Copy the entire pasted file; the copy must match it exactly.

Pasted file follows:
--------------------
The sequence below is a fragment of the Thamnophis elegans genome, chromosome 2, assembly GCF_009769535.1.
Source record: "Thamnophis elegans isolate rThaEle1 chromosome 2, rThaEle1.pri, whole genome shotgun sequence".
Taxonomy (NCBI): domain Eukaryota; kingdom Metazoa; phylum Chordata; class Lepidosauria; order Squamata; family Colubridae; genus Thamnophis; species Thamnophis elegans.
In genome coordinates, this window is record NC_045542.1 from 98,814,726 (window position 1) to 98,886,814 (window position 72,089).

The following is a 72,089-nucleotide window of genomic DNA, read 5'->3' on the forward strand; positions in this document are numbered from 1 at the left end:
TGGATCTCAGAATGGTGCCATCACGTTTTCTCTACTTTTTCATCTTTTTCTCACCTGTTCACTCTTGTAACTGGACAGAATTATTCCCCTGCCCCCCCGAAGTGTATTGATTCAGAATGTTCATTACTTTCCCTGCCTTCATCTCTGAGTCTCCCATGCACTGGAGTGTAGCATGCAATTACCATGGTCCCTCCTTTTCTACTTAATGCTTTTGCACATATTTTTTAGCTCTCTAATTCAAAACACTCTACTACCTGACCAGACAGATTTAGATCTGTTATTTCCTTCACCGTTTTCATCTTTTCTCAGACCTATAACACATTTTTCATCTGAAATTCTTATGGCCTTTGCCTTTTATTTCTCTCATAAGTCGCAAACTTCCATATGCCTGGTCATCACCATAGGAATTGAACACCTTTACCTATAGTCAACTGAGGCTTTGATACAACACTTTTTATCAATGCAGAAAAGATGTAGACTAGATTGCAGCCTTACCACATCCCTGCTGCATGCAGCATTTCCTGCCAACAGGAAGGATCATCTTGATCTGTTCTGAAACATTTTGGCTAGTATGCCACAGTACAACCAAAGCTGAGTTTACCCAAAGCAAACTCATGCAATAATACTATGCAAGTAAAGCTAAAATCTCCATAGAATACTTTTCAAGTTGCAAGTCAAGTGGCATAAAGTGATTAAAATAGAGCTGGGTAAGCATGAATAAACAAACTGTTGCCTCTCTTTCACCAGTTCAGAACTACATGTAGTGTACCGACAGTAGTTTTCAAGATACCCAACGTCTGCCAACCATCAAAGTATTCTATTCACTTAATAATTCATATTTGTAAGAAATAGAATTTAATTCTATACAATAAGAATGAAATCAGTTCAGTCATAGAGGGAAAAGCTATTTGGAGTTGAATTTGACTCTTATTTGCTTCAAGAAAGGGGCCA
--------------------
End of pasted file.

The sequence below is a fragment of the Thamnophis elegans genome, chromosome 2, assembly GCF_009769535.1.
Source record: "Thamnophis elegans isolate rThaEle1 chromosome 2, rThaEle1.pri, whole genome shotgun sequence".
Taxonomy (NCBI): domain Eukaryota; kingdom Metazoa; phylum Chordata; class Lepidosauria; order Squamata; family Colubridae; genus Thamnophis; species Thamnophis elegans.
In genome coordinates, this window is record NC_045542.1 from 98,814,726 (window position 1) to 98,886,814 (window position 72,089).

The following is a 72,089-nucleotide window of genomic DNA, read 5'->3' on the forward strand; positions in this document are numbered from 1 at the left end:
TGGATCTCAGAATGGTGCCATCACGTTTTCTCTACTTTTTCATCTTTTTCTCACCTGTTCACTCTTGTAACTGGACAGAATTATTCCCCTGCCCCCCCGAAGTGTATTGATTCAGAATGTTCATTACTTTCCCTGCCTTCATCTCTGAGTCTCCCATGCACTGGAGTGTAGCATGCAATTACCATGGTCCCTCCTTTTCTACTTAATGCTTTTGCACATATTTTTTAGCTCTCTAATTCAAAACACTCTACTACCTGACCAGACAGATTTAGATCTGTTATTTCCTTCACCGTTTTCATCTTTTCTCAGACCTATAACACATTTTTCATCTGAAATTCTTATGGCCTTTGCCTTTTATTTCTCTCATAAGTCGCAAACTTCCATATGCCTGGTCATCACCATAGGAATTGAACACCTTTACCTATAGTCAACTGAGGCTTTGATACAACACTTTTTATCAATGCAGAAAAGATGTAGACTAGATTGCAGCCTTACCACATCCCTGCTGCATGCAGCATTTCCTGCCAACAGGAAGGATCATCTTGATCTGTTCTGAAACATTTTGGCTAGTATGCCACAGTACAACCAAAGCTGAGTTTACCCAAAGCAAACTCATGCAATAATACTATGCAAGTAAAGCTAAAATCTCCATAGAATACTTTTCAAGTTGCAAGTCAAGTGGCATAAAGTGATTAAAATAGAGCTGGGTAAGCATGAATAAACAAACTGTTGCCTCTCTTTCACCAGTTCAGAACTACATGTAGTGTACCGACAGTAGTTTTCAAGATACCCAACGTCTGCCAACCATCAAAGTATTCTATTCACTTAATAATTCATATTTGTAAGAAATAGAATTTAATTCTATACAATAAGAATGAAATCAGTTCAGTCATAGAGGGAAAAGCTATTTGGAGTTGAATTTGACTCTTATTTGCTTCAAGAAAGGGGCCA